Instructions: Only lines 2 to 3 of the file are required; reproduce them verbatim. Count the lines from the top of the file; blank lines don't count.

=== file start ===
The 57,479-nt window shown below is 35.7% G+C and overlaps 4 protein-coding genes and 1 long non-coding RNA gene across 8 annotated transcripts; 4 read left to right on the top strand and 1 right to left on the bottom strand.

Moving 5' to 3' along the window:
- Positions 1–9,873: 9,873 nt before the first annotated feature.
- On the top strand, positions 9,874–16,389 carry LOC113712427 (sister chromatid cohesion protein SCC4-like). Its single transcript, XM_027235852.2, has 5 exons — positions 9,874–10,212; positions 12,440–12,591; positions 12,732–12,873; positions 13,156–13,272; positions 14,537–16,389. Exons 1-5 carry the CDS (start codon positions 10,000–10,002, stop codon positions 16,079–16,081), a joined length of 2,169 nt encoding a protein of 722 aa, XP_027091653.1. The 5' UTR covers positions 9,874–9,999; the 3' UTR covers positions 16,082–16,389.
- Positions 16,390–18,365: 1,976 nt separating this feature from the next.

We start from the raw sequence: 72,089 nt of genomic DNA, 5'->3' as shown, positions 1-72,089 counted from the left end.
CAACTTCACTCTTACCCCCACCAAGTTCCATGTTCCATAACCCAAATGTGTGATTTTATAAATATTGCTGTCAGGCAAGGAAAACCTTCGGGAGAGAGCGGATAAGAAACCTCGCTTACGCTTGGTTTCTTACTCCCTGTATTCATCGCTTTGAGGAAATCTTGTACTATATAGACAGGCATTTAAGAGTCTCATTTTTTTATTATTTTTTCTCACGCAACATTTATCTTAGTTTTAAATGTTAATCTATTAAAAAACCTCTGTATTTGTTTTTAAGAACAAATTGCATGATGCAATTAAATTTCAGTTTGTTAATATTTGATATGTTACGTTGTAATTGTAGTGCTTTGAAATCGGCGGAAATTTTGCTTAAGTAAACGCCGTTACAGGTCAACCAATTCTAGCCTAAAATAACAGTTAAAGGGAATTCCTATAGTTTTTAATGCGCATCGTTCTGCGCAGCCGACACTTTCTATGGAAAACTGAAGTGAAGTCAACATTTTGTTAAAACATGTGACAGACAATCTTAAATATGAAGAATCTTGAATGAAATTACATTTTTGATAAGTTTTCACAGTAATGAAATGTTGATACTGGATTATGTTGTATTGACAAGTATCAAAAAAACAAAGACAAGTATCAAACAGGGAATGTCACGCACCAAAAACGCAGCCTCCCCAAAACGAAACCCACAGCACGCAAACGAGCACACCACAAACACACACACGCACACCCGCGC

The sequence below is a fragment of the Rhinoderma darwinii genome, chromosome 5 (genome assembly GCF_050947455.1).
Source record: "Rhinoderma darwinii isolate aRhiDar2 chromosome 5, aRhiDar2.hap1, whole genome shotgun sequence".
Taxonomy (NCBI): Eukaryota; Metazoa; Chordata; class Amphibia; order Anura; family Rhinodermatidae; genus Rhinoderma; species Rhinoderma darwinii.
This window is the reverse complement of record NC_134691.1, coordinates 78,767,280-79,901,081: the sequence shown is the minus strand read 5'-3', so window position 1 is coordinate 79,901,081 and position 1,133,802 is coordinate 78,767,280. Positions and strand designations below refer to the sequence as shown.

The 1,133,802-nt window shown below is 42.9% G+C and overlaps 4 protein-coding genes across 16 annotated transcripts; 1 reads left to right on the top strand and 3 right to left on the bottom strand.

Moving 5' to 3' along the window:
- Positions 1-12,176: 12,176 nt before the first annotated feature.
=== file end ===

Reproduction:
Moving 5' to 3' along the window:
- Positions 1–9,873: 9,873 nt before the first annotated feature.